Failing to take photos that communicate a story, one that a prospective buyer can envision being part of, is just one of many mistakes Harford said he often sees being made by others in the business.
“I recently saw a house listed on the Internet where they had photos of a toilet,” Harford said. “Do you really think anyone’s going to look at that and say, ‘I want to go see that house so I can look at a toilet?'”
He added: “Too many people as a general rule just don’t see the benefit in having a Realtor help them sell a home or buy a home, so I do my homework with market analysis and all the other tools I can offer to show people the value in the service we provide.”
If the results he touts are any indication, it would appear his customers have taken notice. The growth in his business, he said, has been so brisk that “there have been days where I would work from sunrise to sunset and felt like I barely had time to kiss my wife.”
Faced with these circumstances, Harford’s wife, Shannon, decided last year to study for her real estate license so she, too, could do what he does. Now they work as a team.
Prior to transitioning to real estate, Robert Harford had been a vice president of a manufacturing firm for several years where a big part of his job involved scoping out prospective properties and buying and selling commercial buildings. “I was on the road a lot, on airplanes a lot,” he recalled.
In 2001, he decided it was time for a change so he took his skills and parlayed them into a new career in real estate. Recalling the market crash of 2008, Harford said “I just had to block out all the negativity or I would have crawled into a hole.”
After opening his own independent office in Franklin in 2011, Robert and Shannon Harford moved their office to Newton last year.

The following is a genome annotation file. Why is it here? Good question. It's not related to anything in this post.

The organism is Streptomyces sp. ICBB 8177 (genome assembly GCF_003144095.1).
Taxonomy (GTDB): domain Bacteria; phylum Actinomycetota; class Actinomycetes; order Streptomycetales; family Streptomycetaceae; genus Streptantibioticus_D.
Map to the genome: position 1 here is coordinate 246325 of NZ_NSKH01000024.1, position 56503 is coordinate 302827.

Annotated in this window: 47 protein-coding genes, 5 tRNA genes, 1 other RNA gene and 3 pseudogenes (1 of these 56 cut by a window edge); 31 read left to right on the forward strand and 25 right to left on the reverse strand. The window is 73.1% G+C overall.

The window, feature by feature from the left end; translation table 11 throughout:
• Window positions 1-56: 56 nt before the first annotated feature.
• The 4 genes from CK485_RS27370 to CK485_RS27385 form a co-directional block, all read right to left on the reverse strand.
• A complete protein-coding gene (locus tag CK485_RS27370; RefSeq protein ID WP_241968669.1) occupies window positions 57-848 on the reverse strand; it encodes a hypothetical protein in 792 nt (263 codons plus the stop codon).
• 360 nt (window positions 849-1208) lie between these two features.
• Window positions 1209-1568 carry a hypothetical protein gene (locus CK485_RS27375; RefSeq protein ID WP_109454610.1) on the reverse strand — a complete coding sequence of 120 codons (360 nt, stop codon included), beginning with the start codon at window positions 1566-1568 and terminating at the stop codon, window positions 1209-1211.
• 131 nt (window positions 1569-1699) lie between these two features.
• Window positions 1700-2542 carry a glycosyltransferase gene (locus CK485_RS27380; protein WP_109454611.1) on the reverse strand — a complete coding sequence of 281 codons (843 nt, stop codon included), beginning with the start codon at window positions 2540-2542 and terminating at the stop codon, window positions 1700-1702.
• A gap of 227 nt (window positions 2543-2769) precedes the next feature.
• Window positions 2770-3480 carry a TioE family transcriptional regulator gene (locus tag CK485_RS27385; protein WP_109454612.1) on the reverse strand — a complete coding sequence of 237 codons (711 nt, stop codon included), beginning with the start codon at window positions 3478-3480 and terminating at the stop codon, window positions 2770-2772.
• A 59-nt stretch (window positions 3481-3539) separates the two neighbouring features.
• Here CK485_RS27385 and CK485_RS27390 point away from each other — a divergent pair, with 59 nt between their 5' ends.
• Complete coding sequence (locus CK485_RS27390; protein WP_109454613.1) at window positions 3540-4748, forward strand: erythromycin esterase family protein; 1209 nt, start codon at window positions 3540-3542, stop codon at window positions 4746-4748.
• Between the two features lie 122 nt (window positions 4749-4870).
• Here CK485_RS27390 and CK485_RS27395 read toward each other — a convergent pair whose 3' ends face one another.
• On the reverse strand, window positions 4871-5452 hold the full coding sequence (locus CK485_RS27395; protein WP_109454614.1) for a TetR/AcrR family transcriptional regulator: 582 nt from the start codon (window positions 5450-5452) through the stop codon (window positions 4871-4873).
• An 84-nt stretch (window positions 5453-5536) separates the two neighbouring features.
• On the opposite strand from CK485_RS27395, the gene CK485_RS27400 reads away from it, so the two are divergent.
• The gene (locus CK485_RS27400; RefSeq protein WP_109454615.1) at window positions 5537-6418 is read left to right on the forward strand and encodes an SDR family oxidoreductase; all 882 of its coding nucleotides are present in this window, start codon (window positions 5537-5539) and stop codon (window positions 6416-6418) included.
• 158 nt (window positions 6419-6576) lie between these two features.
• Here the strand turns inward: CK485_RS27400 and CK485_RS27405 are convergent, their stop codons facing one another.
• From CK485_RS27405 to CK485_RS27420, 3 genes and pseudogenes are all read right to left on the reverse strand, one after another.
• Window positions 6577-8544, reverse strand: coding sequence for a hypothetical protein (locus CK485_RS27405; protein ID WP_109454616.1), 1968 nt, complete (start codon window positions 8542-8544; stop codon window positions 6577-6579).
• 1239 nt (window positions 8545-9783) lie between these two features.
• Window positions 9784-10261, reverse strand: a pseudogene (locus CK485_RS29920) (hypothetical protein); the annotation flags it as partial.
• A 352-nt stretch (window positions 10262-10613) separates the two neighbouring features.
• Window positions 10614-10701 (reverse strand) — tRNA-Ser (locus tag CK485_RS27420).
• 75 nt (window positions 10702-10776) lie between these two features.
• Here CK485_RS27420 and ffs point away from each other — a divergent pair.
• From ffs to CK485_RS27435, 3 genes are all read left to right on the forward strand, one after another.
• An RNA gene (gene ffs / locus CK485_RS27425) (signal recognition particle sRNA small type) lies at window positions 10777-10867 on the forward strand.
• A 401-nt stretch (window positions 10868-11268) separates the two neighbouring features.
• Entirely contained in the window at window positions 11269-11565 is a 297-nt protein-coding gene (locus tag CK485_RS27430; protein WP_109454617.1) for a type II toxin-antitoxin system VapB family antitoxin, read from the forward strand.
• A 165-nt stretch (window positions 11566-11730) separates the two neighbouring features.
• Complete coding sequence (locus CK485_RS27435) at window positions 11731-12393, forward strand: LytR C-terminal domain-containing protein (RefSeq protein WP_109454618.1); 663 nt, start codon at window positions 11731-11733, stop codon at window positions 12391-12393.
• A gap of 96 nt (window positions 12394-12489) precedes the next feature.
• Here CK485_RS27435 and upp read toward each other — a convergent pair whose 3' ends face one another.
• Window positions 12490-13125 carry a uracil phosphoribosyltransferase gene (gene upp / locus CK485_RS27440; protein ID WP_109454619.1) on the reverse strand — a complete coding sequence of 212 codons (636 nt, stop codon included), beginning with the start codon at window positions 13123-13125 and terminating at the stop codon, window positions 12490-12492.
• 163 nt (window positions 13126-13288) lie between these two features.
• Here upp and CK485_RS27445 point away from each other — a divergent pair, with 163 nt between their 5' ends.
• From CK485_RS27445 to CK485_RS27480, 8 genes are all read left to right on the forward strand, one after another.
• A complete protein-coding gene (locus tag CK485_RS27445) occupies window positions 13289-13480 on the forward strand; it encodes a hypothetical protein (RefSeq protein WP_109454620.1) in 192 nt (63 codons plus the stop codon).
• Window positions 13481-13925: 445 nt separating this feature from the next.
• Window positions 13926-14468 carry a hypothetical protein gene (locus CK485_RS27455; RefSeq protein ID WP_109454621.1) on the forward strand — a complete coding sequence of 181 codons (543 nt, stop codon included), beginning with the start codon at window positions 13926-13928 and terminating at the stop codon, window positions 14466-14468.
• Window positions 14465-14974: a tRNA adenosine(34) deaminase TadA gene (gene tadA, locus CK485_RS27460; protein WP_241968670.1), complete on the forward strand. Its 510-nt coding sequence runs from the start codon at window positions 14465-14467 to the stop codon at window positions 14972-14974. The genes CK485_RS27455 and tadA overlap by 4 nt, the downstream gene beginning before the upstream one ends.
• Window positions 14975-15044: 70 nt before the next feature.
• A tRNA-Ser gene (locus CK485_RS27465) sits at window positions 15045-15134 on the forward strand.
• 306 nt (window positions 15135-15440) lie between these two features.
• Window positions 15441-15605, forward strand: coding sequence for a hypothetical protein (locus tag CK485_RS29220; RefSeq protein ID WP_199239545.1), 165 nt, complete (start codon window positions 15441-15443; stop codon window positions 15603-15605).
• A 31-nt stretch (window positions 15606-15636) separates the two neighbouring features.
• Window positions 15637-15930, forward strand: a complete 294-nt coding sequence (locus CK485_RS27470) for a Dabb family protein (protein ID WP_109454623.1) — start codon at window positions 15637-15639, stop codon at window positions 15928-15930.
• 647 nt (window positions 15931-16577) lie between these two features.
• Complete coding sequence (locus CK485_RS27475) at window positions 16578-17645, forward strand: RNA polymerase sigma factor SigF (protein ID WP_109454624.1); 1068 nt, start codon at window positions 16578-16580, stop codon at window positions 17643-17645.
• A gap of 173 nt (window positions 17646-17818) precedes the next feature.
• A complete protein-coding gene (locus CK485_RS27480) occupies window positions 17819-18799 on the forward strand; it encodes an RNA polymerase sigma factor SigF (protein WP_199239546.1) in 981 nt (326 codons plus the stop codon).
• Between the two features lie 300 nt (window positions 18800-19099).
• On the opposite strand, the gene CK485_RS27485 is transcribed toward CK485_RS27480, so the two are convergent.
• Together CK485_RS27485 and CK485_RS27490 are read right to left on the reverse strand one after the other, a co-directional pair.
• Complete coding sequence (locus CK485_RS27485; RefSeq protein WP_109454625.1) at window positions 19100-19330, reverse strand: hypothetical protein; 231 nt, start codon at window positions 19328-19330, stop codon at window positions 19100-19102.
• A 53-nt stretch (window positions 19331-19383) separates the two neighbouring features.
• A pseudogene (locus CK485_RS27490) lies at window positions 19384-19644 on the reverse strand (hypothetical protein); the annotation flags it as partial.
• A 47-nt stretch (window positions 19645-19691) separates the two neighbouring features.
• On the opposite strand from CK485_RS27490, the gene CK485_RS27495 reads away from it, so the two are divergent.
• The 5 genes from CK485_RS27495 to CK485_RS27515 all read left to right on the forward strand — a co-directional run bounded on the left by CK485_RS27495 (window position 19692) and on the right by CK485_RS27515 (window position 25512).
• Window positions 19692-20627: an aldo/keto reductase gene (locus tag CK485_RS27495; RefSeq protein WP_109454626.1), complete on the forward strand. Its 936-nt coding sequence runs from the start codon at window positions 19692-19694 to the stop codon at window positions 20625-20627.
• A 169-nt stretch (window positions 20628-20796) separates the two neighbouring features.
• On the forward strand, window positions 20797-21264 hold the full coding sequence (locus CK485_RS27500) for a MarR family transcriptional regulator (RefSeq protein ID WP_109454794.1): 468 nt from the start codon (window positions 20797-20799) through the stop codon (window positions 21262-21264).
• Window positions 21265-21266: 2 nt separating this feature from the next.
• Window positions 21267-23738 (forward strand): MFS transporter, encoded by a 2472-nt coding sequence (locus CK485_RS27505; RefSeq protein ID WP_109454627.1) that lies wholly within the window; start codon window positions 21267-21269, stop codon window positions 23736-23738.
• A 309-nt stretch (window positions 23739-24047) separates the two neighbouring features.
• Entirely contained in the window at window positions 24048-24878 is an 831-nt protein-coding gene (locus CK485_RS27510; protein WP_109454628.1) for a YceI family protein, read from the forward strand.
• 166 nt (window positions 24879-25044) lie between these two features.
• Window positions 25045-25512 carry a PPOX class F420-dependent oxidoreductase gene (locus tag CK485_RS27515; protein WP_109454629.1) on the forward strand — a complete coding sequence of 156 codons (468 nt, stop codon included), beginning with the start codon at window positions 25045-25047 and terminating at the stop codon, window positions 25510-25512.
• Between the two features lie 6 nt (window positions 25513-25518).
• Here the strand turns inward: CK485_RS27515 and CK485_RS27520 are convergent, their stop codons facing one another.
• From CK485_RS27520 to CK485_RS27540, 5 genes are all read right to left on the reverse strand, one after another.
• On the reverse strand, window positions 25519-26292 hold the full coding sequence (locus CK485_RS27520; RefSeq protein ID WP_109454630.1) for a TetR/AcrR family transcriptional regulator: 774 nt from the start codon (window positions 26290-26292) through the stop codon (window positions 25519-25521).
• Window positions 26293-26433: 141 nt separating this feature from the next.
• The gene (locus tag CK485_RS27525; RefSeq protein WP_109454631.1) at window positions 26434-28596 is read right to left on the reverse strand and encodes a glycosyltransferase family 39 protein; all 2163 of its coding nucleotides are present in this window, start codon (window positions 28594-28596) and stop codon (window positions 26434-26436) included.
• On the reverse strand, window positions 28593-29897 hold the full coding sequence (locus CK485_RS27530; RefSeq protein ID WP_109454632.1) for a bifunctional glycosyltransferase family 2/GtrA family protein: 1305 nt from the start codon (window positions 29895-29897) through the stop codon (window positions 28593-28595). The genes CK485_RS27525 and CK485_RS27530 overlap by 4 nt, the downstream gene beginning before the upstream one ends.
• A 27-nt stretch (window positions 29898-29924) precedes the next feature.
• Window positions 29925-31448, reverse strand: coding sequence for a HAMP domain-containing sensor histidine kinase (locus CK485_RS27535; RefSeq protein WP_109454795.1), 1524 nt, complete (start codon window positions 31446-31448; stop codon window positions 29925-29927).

In an industry where everything is local, being born in Sussex County — he in Newton, she in Andover Township — and both being raised in Newton has afforded them a distinct advantage when it comes to knowing the vagaries of the local market. Today they own their own home in Wantage and continue to call Sussex County home.
“In Morris County, the real estate market’s on fire — and we’re seeing the same in Essex, Bergen, Hudson and Somerset counties,” said Robert Harford. “It’s only a matter of time before we start seeing some of that up here as well, and I think by this time next year it’s likely we’ll be looking at a significant improvement in Sussex County.”
Specializing in residential real estate, Robert and Shannon Harford work with everyone from first-time buyers looking for a starter home to others looking to trade up, as well as investors who flip homes for a living and are in search of a fixer-upper. They also handle short sales and foreclosures and occasionally commercial real estate, “though I don’t go after it (commercial),” said Robert Harford.
Home is where the heart is for this couple, and for the Harfords, home has always been in Sussex County. And don’t even think about talking retirement to them.
“One of the great things about this business is I can be as old as I want to be and still work in real estate, and I’m happy right where I am,” said Robert Harford.
Harford Real Estate is located at 55 Trinity Street, Newton. Hours are 9 a.m. to 5 p.m., Monday through Friday, or by appointment. For more information, call 973-209-9000 or send an email to firstname.lastname@example.org.